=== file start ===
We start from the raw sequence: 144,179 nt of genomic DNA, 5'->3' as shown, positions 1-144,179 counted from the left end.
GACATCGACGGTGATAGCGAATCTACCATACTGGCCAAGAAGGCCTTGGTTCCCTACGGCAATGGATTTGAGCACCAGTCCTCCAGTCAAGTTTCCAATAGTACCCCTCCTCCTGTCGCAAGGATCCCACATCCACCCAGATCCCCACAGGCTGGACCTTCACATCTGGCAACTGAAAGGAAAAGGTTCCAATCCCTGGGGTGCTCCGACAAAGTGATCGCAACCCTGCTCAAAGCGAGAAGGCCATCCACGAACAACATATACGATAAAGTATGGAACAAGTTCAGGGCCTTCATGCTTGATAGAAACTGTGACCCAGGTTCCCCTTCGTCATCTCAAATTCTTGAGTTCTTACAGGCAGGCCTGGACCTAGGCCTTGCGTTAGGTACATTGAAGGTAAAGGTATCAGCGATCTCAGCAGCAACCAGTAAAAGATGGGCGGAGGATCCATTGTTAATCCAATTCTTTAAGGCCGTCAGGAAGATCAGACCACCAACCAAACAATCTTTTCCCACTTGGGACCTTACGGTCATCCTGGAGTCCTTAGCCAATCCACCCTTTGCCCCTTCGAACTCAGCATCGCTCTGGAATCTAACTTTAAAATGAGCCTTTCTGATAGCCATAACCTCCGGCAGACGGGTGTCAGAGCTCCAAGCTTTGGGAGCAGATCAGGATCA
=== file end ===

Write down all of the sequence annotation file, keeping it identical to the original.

We start from the raw sequence: 144,179 nt of genomic DNA, 5'->3' as shown, positions 1-144,179 counted from the left end.
GACATCGACGGTGATAGCGAATCTACCATACTGGCCAAGAAGGCCTTGGTTCCCTACGGCAATGGATTTGAGCACCAGTCCTCCAGTCAAGTTTCCAATAGTACCCCTCCTCCTGTCGCAAGGATCCCACATCCACCCAGATCCCCACAGGCTGGACCTTCACATCTGGCAACTGAAAGGAAAAGGTTCCAATCCCTGGGGTGCTCCGACAAAGTGATCGCAACCCTGCTCAAAGCGAGAAGGCCATCCACGAACAACATATACGATAAAGTATGGAACAAGTTCAGGGCCTTCATGCTTGATAGAAACTGTGACCCAGGTTCCCCTTCGTCATCTCAAATTCTTGAGTTCTTACAGGCAGGCCTGGACCTAGGCCTTGCGTTAGGTACATTGAAGGTAAAGGTATCAGCGATCTCAGCAGCAACCAGTAAAAGATGGGCGGAGGATCCATTGTTAATCCAATTCTTTAAGGCCGTCAGGAAGATCAGACCACCAACCAAACAATCTTTTCCCACTTGGGACCTTACGGTCATCCTGGAGTCCTTAGCCAATCCACCCTTTGCCCCTTCGAACTCAGCATCGCTCTGGAATCTAACTTTAAAATGAGCCTTTCTGATAGCCATAACCTCCGGCAGACGGGTGTCAGAGCTCCAAGCTTTGGGAGCAGATCAGGATCA